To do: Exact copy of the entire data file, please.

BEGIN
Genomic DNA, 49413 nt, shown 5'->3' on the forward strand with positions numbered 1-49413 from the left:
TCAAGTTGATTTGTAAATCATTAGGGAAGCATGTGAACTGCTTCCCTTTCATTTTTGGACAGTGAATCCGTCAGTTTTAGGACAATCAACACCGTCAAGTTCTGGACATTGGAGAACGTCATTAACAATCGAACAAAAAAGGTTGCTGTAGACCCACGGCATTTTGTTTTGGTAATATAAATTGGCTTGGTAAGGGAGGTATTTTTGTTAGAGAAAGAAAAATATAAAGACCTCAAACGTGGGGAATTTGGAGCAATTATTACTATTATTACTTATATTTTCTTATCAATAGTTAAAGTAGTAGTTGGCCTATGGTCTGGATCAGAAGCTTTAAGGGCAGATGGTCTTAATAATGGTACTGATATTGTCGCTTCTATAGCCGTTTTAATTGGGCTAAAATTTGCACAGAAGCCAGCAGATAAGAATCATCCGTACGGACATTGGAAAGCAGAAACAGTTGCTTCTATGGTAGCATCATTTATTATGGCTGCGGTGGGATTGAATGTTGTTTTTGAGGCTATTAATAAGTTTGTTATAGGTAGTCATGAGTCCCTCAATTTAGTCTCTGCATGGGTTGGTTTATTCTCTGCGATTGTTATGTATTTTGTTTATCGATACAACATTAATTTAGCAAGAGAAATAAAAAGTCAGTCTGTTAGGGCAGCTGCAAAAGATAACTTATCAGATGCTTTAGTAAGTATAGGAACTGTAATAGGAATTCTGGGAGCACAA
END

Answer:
Genomic DNA, 49413 nt, shown 5'->3' on the forward strand with positions numbered 1-49413 from the left:
TCAAGTTGATTTGTAAATCATTAGGGAAGCATGTGAACTGCTTCCCTTTCATTTTTGGACAGTGAATCCGTCAGTTTTAGGACAATCAACACCGTCAAGTTCTGGACATTGGAGAACGTCATTAACAATCGAACAAAAAAGGTTGCTGTAGACCCACGGCATTTTGTTTTGGTAATATAAATTGGCTTGGTAAGGGAGGTATTTTTGTTAGAGAAAGAAAAATATAAAGACCTCAAACGTGGGGAATTTGGAGCAATTATTACTATTATTACTTATATTTTCTTATCAATAGTTAAAGTAGTAGTTGGCCTATGGTCTGGATCAGAAGCTTTAAGGGCAGATGGTCTTAATAATGGTACTGATATTGTCGCTTCTATAGCCGTTTTAATTGGGCTAAAATTTGCACAGAAGCCAGCAGATAAGAATCATCCGTACGGACATTGGAAAGCAGAAACAGTTGCTTCTATGGTAGCATCATTTATTATGGCTGCGGTGGGATTGAATGTTGTTTTTGAGGCTATTAATAAGTTTGTTATAGGTAGTCATGAGTCCCTCAATTTAGTCTCTGCATGGGTTGGTTTATTCTCTGCGATTGTTATGTATTTTGTTTATCGATACAACATTAATTTAGCAAGAGAAATAAAAAGTCAGTCTGTTAGGGCAGCTGCAAAAGATAACTTATCAGATGCTTTAGTAAGTATAGGAACTGTAATAGGAATTCTGGGAGCACAA